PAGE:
When they refer to fall bass fishing the “Mid-Fall” period is the one they are talking about. By this time, water temperatures have fallen to the low sixties/upper fifties and the bass have really strapped on the old feed bags. The techniques will be similar in nature to the early fall period but the location of your quest shifts further into the back of creek arms and bays.
The reason for this is the fact that the bass are following the schools of baitfish which are searching out their primary forage plankton. Plankton tend to thrive in the upper end of creek arms and backs of bays since those areas are usually receiving more concentrated levels of nutrients they feed on. One indication of a rich phytoplankton population is the presence of a greenish coloration to the water (the phytoplankton are green due to the presence of chlorophyll for photosynthesis).
As the creeks discharge water into the creek arms, the water is often laden with the requisite nutrients derived from fertilizer runoff thereby feeding the phytoplankton which in turn feeds the baitfish with the bass hot on their proverbial tails!
Which creek arms might be best?
Simply the creeks with an active in-flow of water since the influx carries both the nutrients required to feed the plankton and it provides a constant source of dissolved oxygen helping offset the oxygen depleting effect of dying plankton and other vegetation.
Mid-Fall Fishing Techniques
Lure selection and presentation methods are similar to early fall but the location has shifted to the back of creeks. Once the bait and bass move into the upper portions of the creek arms and backs of bays, you still want to focus your lure presentations on isolated structures scattered across the flats, especially those near some sort of break-line.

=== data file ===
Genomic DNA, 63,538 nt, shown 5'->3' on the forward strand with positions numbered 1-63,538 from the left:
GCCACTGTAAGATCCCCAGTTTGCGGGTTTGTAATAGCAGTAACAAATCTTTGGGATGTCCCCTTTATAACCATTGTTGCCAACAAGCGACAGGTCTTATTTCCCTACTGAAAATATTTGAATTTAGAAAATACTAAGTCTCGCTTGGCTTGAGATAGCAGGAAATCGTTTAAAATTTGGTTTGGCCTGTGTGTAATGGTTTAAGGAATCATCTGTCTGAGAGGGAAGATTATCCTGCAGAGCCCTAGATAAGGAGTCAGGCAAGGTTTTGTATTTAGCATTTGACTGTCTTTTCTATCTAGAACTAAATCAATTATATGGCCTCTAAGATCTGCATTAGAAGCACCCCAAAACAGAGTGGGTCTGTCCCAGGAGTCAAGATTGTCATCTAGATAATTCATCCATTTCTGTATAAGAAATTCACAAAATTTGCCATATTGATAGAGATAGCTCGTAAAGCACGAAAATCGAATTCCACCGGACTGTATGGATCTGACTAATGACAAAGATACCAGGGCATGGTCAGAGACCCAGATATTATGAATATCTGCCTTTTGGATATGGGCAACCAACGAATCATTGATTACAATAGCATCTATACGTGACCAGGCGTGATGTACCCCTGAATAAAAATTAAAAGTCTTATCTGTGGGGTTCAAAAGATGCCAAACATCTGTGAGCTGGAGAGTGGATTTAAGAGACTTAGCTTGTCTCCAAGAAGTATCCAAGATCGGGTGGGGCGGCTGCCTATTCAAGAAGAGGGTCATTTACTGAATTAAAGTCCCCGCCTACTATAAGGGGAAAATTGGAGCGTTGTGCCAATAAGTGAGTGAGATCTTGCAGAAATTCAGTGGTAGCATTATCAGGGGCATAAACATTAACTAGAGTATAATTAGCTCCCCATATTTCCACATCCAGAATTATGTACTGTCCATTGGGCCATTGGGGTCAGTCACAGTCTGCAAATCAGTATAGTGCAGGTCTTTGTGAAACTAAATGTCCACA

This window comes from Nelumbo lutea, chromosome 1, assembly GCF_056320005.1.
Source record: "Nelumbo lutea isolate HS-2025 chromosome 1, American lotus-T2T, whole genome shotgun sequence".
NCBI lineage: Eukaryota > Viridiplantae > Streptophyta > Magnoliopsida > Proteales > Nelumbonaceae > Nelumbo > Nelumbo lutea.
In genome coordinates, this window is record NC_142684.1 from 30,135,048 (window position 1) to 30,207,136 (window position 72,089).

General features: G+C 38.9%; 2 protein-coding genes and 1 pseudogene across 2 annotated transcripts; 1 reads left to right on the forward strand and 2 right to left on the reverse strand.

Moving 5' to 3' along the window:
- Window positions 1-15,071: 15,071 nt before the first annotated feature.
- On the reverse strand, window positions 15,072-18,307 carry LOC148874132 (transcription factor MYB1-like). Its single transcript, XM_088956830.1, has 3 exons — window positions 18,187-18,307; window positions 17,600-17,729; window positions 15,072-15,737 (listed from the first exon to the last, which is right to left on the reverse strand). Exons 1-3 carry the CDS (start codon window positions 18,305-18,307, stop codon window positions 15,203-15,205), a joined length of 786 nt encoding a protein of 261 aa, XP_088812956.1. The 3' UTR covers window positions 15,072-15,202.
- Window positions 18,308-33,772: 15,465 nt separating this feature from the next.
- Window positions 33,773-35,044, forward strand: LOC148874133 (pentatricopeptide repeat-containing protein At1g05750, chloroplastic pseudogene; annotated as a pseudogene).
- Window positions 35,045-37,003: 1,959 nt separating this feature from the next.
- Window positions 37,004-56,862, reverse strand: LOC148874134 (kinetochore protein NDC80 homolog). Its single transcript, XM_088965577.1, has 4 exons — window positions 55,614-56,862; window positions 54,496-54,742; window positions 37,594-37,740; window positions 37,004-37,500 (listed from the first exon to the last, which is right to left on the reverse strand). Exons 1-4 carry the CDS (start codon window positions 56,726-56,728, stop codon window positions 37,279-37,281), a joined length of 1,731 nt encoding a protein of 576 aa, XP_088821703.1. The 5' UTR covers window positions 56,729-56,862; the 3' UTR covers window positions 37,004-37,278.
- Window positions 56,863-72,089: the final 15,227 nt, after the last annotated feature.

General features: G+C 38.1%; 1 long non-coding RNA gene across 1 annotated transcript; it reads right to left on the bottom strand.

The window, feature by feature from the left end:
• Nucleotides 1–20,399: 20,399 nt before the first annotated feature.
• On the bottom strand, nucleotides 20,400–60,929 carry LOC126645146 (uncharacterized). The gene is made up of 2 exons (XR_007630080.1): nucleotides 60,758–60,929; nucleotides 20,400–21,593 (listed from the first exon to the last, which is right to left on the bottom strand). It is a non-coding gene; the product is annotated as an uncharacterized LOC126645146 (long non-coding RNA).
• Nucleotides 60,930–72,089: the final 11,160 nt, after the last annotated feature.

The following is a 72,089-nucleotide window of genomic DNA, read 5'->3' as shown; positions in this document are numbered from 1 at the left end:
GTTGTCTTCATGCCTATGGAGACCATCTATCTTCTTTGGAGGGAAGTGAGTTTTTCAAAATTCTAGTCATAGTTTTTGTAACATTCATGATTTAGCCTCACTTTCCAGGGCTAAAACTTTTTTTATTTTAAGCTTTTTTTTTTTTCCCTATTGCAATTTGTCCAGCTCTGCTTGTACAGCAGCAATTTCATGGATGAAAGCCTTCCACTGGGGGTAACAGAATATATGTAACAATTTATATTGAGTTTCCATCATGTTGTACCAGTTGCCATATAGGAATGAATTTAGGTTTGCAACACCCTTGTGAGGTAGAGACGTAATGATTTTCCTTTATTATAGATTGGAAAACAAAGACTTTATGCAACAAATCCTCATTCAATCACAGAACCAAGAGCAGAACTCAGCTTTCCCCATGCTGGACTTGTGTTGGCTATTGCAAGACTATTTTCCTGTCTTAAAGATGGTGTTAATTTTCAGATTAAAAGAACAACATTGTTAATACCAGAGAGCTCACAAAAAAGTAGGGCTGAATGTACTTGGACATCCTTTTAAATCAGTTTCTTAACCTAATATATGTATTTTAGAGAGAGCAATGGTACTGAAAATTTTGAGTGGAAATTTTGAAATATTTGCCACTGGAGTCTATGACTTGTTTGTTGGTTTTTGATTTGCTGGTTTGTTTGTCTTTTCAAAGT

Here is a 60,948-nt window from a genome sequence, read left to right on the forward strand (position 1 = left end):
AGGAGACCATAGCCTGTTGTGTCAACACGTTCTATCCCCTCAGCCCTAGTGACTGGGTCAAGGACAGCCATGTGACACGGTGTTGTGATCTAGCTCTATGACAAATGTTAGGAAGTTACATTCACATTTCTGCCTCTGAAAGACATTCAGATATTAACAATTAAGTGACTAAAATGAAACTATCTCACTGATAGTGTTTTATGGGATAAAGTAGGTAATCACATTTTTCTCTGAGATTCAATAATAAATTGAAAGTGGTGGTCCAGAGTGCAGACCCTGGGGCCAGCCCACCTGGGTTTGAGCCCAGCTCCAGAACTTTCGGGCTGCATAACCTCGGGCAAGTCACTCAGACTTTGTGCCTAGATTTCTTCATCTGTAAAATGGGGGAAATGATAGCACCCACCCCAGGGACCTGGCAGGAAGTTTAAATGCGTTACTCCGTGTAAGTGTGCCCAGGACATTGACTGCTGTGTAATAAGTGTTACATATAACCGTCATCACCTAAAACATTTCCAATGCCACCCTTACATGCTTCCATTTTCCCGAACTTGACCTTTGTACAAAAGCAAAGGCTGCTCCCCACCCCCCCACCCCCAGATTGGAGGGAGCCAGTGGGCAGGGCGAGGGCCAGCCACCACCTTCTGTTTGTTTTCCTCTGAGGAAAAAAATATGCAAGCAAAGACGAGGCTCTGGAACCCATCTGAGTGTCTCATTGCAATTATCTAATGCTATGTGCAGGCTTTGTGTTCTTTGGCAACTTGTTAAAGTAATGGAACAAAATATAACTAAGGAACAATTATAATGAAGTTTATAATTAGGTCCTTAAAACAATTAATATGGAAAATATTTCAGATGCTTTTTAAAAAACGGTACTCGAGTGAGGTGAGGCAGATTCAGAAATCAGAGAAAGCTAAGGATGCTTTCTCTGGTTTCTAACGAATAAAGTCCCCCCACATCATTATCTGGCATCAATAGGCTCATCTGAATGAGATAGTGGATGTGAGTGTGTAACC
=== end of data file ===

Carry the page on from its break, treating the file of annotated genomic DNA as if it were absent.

An even better situation occurs when you locate scattered structures in creek arms with well-defined creek channels and migration pathways between the structures and the creek channel. The more well developed creek arms contain both the channel (a major break-line) and adjacent flats. The best flats are usually those with scattered structures opposed to those with extensive structural elements.
Narrow creek arms tend to have limited flats adjacent to the channel. In this situation, bass often use the confined area of the narrow creek environment to corral the baitfish into tight pods thereby making them easier prey. When this condition exists, it is very common to see bass busting schools of baitfish in these confined settings.
Lure selection during the mid fall period should be the same as in early fall. Larger profile baits that can be worked quickly around shallow, isolated structures are often best.
Prime examples include:
• Spinnerbaits with large blades in baitfish patterns;
• Buzzbaits in baitfish or bright patterns (my personal favorite);
• Thick bodied, weightless worm or stickbait as a follow-up to misses on buzzbaits;
• Lipless crankbaits in baitfish patterns;
• Shallow, square-billed crankbaits; &
• Large-profile, light-colored swim jigs.
When starting your search in the creek arms for bass in the mid fall period, one approach to maximize your time on the water is to motor up into the backs of the creek arms and then slowly work your way out toward the mouth. Once you have located the main concentration of migrating bass and baitfish, you can then focus your efforts in that part of the creek to optimize your results.
One other thing to keep in mind, during this period, though the bass still relate to isolated structure (i.e., scattered tree pods over the flat rather than flats covered with standing trees), the fish tend to be more concentrated on the structure they’re relating too. After locating the section of the creek holding the greatest numbers of fish, keep working each structure since multiple fish are likely holding on or near it.
As the mid fall period starts to wind down and make the transition into the “Late Fall” period, the appeal of the larger, faster moving baits wanes. This means it is time to re-define both your approach and tactics when seeking late fall bass.